Summer is in full swing which means shorts, tank tops, street fairs, beach days—you get the idea. All of that exposed skin and time out in the sun means Michiganders are keeping busy slathering themselves in sunscreen. And while sunscreen is your best bet to protect your skin from sun damage (along with limiting time in the sun), you shouldn’t forget about sun safety for the rest of your body. So before you head out to enjoy your next outdoor excursion, take some time to brush up on the ways nutrition plays a role in sun safety.
Drink plenty of water.
Being out in the sun and exposed to high temperatures for a long period of time can lead to heat exhaustion and dehydration—both of which can be dangerous. Drink plenty of water to prevent this from happening and to keep your body properly hydrated. The general recommendation is to drink eight 8-ounce glasses of water per day for women and twelve 8-ounce glasses of water per day for men. You should also brush up on the signs and symptoms of heat stroke and exhaustion, just to be safe.
Eat your carrots and leafy greens.
Carrots and leafy greens like kale and spinach are packed with a nutrient called beta carotene, which our bodies convert into vitamin A. Studies show that about 10 weeks of regular supplementation of beta carotene provides a natural sun protection for our skin. Leafy greens are also high in the antioxidants lutein and zeaxanthin, which some studies suggest protect against wrinkling, sun damage and even skin cancer. So the next time you’re making your morning breakfast smoothie, reach for a handful of leafy greens to complement your fruits—or forego your leftover pizza for a beta carotene-packed roasted veggie kale salad for lunch.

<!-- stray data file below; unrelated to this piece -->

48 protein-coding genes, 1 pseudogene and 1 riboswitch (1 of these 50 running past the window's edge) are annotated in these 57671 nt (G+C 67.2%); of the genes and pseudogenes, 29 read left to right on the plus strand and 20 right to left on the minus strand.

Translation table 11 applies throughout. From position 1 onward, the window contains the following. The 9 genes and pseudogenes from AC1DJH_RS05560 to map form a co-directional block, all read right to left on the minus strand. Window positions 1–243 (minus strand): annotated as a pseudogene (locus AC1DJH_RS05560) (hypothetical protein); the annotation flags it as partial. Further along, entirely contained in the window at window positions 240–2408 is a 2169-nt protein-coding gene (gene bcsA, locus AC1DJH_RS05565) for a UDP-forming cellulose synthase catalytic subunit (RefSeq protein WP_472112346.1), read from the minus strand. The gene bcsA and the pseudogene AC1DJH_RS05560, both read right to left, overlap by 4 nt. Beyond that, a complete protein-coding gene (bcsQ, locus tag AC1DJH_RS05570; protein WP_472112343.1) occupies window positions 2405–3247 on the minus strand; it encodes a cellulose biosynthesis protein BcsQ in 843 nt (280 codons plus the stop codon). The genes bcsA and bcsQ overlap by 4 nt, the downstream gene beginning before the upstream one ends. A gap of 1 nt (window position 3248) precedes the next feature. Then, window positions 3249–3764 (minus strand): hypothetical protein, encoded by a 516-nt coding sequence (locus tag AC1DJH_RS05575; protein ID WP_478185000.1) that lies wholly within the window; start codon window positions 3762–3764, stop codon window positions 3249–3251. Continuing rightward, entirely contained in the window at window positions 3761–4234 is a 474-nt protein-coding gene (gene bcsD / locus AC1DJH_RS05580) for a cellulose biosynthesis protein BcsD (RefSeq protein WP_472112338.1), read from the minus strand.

Drink green tea.
Green tea isn’t just delicious, it may also help protect against skin cancer. Green tea leaves are rich in catechins, which can help protect the skin from UV radiation. This antioxidant-heavy drink promotes DNA repair and helps prevent immunosuppression which can lead to skin cancer. Researchers suggest drinking five to six cups per day for significant protective effects against sun damage.
Be cautious while consuming citrus fruits.
Citrus fruits such as lemons, limes, grapefruits and oranges can cause a sun-induced skin sensitivity condition known as phytophotodermatitis when the juice reacts with sunlight on your skin. Symptoms typically do not appear for a few days after exposure, and they can range from mild redness to blisters and second-degree burns—depending on the length of time in the sun and amount of juice that gets on your skin. If you happen to get citrus juice on your skin while out in the sun, immediately wash off residue with soap and water to prevent this type of burn.
Steer clear of certain medications.
Taking certain sun-sensitizing drugs can cause side effects when the individuals taking them are exposed to the sun. The most common type of sun-sensitivity drug reaction is phototoxicity, which can occur when skin is exposed to the sun after medications are injected, taken orally or applied to the skin. The drug absorbs UV light and then releases it into the skin, causing cell death. Some of the most common phototoxic drugs are amiodarone, NSAIDs (nonsteroidal anti-inflammatory drugs such as ibuprofen) and tetracyclines. Read drug labels carefully and talk to your pharmacist or doctor to see if any of your current medications put you at risk for sun sensitivity.
What you put into your body can have a big effect on the outside, especially when it comes to sun safety. Be sure to keep this in mind the next time you make plans for a day in the sun and stay sun smart all summer long.